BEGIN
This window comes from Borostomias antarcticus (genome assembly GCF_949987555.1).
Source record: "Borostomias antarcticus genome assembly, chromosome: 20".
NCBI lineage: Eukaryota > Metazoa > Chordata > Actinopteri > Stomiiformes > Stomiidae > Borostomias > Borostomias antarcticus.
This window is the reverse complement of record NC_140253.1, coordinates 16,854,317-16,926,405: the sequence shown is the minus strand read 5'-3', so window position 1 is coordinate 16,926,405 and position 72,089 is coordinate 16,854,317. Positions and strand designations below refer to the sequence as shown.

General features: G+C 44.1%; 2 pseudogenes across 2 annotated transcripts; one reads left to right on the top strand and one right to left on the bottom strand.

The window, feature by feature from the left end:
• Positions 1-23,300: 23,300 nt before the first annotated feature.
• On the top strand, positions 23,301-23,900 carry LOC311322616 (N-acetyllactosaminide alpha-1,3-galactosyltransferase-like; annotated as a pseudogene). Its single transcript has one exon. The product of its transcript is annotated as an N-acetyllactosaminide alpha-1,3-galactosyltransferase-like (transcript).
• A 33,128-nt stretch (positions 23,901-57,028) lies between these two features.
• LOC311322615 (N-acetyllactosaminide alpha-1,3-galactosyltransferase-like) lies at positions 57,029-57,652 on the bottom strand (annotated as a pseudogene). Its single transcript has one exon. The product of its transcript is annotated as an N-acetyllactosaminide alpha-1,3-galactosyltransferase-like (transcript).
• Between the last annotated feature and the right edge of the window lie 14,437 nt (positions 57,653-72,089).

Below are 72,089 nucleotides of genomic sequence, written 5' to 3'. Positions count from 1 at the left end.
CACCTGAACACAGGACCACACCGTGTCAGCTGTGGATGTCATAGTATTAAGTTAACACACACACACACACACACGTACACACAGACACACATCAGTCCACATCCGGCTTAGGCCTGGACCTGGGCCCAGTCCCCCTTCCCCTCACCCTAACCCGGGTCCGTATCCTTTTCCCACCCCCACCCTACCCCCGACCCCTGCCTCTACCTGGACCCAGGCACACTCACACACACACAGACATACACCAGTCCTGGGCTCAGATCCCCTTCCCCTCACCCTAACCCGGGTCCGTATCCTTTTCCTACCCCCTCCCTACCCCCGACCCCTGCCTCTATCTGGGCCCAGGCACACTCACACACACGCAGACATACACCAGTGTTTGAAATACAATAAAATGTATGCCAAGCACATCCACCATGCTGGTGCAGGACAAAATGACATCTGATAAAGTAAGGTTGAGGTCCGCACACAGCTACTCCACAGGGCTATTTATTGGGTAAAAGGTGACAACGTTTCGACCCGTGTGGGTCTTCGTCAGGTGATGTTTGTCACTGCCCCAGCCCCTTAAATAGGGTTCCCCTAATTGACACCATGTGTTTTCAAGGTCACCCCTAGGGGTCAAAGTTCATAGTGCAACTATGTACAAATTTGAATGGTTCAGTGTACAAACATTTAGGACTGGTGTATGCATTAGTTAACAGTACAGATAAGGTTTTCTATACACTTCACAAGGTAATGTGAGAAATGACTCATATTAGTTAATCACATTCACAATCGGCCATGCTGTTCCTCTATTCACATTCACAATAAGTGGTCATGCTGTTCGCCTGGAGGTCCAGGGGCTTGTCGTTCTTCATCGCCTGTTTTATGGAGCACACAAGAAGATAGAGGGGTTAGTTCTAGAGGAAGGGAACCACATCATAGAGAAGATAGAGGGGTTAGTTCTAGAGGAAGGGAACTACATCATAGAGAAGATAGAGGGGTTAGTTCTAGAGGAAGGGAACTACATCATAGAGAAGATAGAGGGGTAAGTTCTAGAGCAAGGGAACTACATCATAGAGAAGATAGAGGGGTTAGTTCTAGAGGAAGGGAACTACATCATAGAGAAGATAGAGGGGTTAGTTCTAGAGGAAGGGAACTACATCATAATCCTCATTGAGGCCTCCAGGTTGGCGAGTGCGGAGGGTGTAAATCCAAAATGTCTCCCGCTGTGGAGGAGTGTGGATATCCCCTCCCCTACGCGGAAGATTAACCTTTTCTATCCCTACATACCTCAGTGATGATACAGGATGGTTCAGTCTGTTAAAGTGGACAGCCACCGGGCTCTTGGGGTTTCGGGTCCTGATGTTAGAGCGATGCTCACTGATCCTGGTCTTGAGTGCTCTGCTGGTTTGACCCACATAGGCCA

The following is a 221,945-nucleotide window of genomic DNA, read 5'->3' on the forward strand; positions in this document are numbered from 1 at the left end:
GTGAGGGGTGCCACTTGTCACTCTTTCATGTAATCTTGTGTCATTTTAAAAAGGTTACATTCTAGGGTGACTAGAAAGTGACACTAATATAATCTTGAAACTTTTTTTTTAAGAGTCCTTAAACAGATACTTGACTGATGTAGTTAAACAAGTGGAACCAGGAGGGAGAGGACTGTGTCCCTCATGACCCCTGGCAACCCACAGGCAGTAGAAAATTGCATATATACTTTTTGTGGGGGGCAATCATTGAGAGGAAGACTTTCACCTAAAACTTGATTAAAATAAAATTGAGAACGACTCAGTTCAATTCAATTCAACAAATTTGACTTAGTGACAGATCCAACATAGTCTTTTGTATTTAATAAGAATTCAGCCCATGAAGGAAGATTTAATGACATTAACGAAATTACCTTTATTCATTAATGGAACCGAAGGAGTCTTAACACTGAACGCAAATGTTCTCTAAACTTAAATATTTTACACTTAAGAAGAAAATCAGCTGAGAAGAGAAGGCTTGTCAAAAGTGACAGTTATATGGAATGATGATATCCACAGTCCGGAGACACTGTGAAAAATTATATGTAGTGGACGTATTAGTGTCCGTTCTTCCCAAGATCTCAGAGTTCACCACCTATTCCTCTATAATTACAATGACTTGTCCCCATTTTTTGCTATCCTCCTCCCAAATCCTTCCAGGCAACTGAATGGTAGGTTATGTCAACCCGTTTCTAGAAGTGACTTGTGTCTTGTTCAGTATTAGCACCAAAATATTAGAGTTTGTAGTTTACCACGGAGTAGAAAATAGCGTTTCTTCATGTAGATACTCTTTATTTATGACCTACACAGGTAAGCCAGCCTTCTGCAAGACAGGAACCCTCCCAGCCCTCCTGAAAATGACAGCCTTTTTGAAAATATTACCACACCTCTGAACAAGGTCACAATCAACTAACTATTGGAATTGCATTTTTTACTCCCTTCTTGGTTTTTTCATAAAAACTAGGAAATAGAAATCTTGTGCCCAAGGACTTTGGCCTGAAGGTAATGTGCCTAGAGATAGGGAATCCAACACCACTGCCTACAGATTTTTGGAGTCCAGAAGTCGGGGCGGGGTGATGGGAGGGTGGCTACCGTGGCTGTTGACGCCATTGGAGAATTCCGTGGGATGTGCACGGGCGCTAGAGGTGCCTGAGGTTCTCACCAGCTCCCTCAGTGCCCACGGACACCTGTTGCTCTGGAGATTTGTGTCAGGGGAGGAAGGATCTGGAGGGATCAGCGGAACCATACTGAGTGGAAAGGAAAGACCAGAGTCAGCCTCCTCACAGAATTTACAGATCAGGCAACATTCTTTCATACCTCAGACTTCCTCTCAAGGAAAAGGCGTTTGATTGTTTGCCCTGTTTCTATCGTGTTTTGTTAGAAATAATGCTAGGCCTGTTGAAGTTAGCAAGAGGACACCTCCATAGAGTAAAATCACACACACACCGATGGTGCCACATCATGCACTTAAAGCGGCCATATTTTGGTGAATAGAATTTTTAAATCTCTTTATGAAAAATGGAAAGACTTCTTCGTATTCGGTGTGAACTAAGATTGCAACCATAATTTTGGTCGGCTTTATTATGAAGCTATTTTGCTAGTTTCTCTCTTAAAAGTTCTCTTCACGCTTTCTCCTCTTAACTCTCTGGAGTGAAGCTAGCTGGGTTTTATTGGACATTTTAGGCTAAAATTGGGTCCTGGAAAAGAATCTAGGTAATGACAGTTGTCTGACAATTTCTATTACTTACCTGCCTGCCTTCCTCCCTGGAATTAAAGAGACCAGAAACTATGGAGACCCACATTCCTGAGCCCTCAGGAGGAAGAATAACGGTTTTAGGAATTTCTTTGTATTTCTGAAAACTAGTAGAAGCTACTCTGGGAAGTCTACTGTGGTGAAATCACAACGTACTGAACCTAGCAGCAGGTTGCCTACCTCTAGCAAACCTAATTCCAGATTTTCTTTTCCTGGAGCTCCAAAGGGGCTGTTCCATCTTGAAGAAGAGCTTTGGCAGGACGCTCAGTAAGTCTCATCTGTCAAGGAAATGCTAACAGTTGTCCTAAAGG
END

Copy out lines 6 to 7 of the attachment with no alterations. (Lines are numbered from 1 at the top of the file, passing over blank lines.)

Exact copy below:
The window, feature by feature from the left end:
• Positions 1-23,300: 23,300 nt before the first annotated feature.